KANAWHA | Approximately 50 farmers attended the recent Fall Field Day, at the Iowa State University Northern Research and Demonstration Farm, to learn about crop development and how to deal with insects and late-season plant diseases.

Alison Robertson, ISU Extension plant pathologist, talked about "the disease triangle."

For crop disease to be present, you need three things: a host, a pathogen and the right environment, she said.

There's not much producers can do about environmental conditions such as temperature and moisture, but it does help to do certain things like plant wider rows to prevent white mold in soybeans, according to Robinson.

The most important thing to do is to rotate crops in a way that "takes the host out of the equation," she said.

This means tracking which diseases show up in which fields each year so in the future soybeans aren't planted in ground with a history of soybean diseases and corn isn't planted in fields with a history of corn diseases, according to Robinson.

Gray leaf spot has been the most prevalent disease in corn this season, she said.

Farmers asked Robinson about other diseases they are concerned about, including bacterial leaf streak.

She said bacterial leaf streak has been reported in eight states, including three counties in Iowa: Crawford, Dubuque and Emmet.

Robinson said bacterial leaf streak tends to be more common in areas where corn is irrigated.

She also said the disease actually was more widespread in Iowa last year than this year.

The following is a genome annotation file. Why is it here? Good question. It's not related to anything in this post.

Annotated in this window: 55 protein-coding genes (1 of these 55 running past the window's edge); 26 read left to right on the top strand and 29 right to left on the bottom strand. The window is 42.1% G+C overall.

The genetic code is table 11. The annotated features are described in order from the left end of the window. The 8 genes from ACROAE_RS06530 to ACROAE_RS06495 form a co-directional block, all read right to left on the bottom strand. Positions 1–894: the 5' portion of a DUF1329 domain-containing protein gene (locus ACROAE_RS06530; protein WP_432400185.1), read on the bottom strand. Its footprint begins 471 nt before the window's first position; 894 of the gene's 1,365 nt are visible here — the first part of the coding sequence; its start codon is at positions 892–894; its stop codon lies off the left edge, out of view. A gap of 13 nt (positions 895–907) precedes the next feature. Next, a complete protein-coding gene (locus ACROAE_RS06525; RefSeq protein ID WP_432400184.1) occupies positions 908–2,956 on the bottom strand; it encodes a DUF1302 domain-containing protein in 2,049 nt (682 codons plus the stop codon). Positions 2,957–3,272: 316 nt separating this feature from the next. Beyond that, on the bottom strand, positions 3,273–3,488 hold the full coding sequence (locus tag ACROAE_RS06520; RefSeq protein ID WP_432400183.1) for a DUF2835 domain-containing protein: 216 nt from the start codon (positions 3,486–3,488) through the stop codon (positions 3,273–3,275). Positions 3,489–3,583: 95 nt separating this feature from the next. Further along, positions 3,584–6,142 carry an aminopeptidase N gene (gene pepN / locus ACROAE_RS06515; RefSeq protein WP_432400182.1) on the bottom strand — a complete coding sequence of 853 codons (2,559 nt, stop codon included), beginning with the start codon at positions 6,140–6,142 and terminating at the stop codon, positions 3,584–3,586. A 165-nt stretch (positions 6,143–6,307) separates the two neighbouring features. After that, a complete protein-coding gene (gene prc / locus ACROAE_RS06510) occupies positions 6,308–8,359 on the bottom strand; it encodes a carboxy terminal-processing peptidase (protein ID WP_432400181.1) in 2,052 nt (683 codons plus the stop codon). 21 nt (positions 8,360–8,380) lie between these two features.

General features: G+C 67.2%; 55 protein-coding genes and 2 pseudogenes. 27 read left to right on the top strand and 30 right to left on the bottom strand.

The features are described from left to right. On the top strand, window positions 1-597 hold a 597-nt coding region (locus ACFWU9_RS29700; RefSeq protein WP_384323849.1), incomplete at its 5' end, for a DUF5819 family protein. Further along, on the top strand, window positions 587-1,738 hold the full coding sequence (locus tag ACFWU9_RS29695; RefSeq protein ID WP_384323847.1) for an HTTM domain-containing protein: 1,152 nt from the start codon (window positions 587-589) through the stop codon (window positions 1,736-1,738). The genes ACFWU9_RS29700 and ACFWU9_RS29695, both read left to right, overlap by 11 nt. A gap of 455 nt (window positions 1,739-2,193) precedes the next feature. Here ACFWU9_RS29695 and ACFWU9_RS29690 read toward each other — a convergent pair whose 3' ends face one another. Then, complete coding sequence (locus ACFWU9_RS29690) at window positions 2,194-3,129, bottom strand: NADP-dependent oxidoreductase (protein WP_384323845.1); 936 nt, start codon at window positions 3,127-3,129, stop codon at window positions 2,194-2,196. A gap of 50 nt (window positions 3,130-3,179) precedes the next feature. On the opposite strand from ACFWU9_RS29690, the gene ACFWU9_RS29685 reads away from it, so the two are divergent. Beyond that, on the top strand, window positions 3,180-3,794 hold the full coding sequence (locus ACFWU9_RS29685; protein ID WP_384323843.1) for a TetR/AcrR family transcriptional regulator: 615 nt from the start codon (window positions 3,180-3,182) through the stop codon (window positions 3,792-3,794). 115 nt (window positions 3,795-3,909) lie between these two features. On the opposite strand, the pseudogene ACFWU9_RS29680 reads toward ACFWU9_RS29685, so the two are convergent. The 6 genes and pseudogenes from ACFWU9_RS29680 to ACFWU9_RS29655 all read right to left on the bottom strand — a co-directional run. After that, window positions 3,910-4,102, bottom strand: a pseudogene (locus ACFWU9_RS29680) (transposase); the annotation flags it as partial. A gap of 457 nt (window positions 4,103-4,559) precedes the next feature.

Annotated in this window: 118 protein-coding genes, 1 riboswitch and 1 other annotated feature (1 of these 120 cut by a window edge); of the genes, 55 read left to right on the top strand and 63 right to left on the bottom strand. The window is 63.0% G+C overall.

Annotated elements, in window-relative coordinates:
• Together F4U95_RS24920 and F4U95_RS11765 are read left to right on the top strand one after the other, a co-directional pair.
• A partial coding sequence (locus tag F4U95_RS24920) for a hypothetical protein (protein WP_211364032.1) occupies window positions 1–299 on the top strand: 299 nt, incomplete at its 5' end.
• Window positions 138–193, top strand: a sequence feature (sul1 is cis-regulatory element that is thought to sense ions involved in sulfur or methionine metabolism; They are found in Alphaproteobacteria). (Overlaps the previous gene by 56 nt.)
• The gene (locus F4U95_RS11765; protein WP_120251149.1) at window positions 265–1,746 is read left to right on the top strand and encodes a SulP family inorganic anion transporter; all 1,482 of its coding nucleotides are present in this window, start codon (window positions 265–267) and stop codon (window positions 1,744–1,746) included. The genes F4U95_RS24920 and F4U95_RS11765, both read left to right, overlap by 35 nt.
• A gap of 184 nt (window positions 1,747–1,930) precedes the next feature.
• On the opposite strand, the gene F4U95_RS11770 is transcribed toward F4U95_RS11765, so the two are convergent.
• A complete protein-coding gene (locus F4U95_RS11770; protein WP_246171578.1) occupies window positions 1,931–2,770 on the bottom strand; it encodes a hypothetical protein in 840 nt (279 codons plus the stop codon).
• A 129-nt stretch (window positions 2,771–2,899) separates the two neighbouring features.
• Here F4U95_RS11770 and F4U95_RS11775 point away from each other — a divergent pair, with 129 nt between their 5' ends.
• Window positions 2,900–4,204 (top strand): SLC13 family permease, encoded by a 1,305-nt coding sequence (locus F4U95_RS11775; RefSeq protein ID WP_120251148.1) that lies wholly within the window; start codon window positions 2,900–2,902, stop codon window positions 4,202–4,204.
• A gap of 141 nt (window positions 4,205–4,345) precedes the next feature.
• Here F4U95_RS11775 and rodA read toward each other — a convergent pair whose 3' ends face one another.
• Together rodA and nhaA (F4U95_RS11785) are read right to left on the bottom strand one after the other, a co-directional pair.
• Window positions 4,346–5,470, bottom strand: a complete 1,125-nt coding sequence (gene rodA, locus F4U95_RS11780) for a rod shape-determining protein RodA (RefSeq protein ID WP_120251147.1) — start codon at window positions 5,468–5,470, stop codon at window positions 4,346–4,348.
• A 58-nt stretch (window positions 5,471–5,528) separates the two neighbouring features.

Because it's a bacterial disease, it needs to be sprayed with an antibiotic, not a fungicide, Robinson said.

She also told the farmers that for any blight on crops, they should not use a fungicide until they determine it if is a fungal disease.

Sudden death syndrome in soybeans is usually more prevalent in southern Iowa, but has also been reported in the northern part of the state this year, according to Robinson. She said it is more likely to be found in end rows.

Robinson said there's also been a lot of downy mildew in soybeans, but she doesn't think it will hurt yields. 

She advised farmers to scout their corn fields for ear and stalk rot. If more than than 10 percent of the plants have rot, an earlier harvest should be scheduled, according to Robinson.

Other speakers at the field day were Mark Schnabel, Northern Research Farm superintendent; Erin Hodgson, ISU Extension and Outreach entomologist; Mark Licht and Sotirios Archontoulis, Extension cropping systems specialists; and Paul Kassel and Angie Rieck-Hinz, Extension field agronomists.

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